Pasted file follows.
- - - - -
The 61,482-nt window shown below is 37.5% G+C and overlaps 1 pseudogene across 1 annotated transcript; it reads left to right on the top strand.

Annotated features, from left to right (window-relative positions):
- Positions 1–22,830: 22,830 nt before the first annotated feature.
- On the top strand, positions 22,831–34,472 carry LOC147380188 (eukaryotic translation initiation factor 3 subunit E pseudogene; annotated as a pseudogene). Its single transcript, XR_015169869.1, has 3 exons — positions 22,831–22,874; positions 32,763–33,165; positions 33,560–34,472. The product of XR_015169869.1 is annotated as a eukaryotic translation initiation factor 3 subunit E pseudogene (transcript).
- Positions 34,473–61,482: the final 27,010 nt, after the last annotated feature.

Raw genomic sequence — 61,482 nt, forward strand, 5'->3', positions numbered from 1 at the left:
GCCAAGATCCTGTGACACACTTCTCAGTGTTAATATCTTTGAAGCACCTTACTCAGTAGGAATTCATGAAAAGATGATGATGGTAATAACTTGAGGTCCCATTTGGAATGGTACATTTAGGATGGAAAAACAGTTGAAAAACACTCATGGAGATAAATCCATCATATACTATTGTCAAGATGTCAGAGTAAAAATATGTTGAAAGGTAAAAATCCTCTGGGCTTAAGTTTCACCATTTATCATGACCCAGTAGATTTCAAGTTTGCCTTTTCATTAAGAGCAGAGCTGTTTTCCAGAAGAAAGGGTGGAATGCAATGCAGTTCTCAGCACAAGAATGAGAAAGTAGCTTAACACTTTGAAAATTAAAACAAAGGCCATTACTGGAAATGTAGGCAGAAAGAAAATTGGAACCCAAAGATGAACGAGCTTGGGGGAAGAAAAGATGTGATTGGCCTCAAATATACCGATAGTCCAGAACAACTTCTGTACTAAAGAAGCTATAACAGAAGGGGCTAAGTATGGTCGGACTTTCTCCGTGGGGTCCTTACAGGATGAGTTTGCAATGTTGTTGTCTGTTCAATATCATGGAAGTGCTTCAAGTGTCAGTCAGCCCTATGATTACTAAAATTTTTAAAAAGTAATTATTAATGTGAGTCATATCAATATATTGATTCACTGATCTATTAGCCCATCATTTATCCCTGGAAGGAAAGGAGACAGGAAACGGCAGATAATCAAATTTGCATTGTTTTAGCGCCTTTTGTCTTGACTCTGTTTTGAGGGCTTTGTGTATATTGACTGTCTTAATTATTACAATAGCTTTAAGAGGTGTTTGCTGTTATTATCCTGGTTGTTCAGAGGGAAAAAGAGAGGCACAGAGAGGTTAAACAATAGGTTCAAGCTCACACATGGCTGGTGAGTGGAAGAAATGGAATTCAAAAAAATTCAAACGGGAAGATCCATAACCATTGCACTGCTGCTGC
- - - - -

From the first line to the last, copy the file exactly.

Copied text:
The 61,482-nt window shown below is 37.5% G+C and overlaps 1 pseudogene across 1 annotated transcript; it reads left to right on the top strand.

Annotated features, from left to right (window-relative positions):
- Positions 1–22,830: 22,830 nt before the first annotated feature.
- On the top strand, positions 22,831–34,472 carry LOC147380188 (eukaryotic translation initiation factor 3 subunit E pseudogene; annotated as a pseudogene). Its single transcript, XR_015169869.1, has 3 exons — positions 22,831–22,874; positions 32,763–33,165; positions 33,560–34,472. The product of XR_015169869.1 is annotated as a eukaryotic translation initiation factor 3 subunit E pseudogene (transcript).
- Positions 34,473–61,482: the final 27,010 nt, after the last annotated feature.

Raw genomic sequence — 61,482 nt, forward strand, 5'->3', positions numbered from 1 at the left:
GCCAAGATCCTGTGACACACTTCTCAGTGTTAATATCTTTGAAGCACCTTACTCAGTAGGAATTCATGAAAAGATGATGATGGTAATAACTTGAGGTCCCATTTGGAATGGTACATTTAGGATGGAAAAACAGTTGAAAAACACTCATGGAGATAAATCCATCATATACTATTGTCAAGATGTCAGAGTAAAAATATGTTGAAAGGTAAAAATCCTCTGGGCTTAAGTTTCACCATTTATCATGACCCAGTAGATTTCAAGTTTGCCTTTTCATTAAGAGCAGAGCTGTTTTCCAGAAGAAAGGGTGGAATGCAATGCAGTTCTCAGCACAAGAATGAGAAAGTAGCTTAACACTTTGAAAATTAAAACAAAGGCCATTACTGGAAATGTAGGCAGAAAGAAAATTGGAACCCAAAGATGAACGAGCTTGGGGGAAGAAAAGATGTGATTGGCCTCAAATATACCGATAGTCCAGAACAACTTCTGTACTAAAGAAGCTATAACAGAAGGGGCTAAGTATGGTCGGACTTTCTCCGTGGGGTCCTTACAGGATGAGTTTGCAATGTTGTTGTCTGTTCAATATCATGGAAGTGCTTCAAGTGTCAGTCAGCCCTATGATTACTAAAATTTTTAAAAAGTAATTATTAATGTGAGTCATATCAATATATTGATTCACTGATCTATTAGCCCATCATTTATCCCTGGAAGGAAAGGAGACAGGAAACGGCAGATAATCAAATTTGCATTGTTTTAGCGCCTTTTGTCTTGACTCTGTTTTGAGGGCTTTGTGTATATTGACTGTCTTAATTATTACAATAGCTTTAAGAGGTGTTTGCTGTTATTATCCTGGTTGTTCAGAGGGAAAAAGAGAGGCACAGAGAGGTTAAACAATAGGTTCAAGCTCACACATGGCTGGTGAGTGGAAGAAATGGAATTCAAAAAAATTCAAACGGGAAGATCCATAACCATTGCACTGCTGCTGC